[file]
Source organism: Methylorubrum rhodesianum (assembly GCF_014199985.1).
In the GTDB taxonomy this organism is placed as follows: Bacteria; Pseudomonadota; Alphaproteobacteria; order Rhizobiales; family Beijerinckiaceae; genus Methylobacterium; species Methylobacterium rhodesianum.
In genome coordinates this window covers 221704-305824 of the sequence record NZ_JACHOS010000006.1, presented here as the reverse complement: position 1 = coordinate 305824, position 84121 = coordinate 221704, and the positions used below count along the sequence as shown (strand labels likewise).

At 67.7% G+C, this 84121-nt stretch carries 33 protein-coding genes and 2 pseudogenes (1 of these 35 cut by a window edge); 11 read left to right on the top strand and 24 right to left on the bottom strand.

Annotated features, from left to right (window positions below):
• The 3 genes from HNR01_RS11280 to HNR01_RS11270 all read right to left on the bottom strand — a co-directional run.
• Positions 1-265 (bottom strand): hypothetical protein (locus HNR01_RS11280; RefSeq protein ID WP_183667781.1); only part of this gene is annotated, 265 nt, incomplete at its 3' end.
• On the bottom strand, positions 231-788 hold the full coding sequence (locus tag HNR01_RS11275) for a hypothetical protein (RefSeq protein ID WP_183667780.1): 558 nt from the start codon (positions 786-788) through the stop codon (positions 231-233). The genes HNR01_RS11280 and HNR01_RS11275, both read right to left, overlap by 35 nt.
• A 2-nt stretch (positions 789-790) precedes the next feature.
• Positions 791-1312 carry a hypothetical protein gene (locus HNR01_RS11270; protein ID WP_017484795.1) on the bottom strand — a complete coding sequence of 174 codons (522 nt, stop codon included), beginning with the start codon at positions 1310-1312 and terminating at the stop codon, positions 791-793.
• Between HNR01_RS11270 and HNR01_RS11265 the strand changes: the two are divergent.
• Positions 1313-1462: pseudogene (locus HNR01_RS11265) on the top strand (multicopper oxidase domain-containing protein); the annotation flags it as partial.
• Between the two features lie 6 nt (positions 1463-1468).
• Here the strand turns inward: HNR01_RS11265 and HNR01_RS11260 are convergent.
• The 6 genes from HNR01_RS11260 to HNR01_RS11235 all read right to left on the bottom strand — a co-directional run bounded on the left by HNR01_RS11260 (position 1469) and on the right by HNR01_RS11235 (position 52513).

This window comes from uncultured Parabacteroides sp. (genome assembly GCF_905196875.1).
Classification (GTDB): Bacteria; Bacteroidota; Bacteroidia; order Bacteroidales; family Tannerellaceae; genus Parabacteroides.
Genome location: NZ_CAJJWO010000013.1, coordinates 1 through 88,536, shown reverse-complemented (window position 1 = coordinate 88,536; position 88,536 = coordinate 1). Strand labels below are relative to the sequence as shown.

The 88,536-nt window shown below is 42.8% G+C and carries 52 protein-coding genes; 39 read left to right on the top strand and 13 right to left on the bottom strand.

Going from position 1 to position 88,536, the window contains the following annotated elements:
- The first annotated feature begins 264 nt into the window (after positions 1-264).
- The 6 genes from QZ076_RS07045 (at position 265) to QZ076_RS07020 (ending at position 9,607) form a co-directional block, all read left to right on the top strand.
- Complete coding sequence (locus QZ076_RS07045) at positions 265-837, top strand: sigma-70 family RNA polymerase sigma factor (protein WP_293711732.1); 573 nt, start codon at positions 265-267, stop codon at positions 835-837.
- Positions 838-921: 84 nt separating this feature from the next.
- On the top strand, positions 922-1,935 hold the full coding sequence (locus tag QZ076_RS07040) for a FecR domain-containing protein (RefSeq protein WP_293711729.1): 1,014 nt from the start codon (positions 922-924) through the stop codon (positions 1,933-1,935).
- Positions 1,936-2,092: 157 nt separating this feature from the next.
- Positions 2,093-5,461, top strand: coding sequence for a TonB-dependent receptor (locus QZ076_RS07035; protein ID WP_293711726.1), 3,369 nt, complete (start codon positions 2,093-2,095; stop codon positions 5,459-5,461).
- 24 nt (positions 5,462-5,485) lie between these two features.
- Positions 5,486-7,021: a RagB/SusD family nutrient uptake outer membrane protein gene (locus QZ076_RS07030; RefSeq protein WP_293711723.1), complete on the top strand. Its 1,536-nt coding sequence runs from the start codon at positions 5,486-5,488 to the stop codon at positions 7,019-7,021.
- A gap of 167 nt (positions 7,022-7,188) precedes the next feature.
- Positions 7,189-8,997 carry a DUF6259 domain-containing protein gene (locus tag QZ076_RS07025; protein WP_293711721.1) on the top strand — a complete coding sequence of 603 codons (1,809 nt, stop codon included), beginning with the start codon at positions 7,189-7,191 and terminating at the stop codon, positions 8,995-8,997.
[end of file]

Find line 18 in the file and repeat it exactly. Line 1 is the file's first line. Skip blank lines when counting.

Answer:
Genome location: NZ_CAJJWO010000013.1, coordinates 1 through 88,536, shown reverse-complemented (window position 1 = coordinate 88,536; position 88,536 = coordinate 1). Strand labels below are relative to the sequence as shown.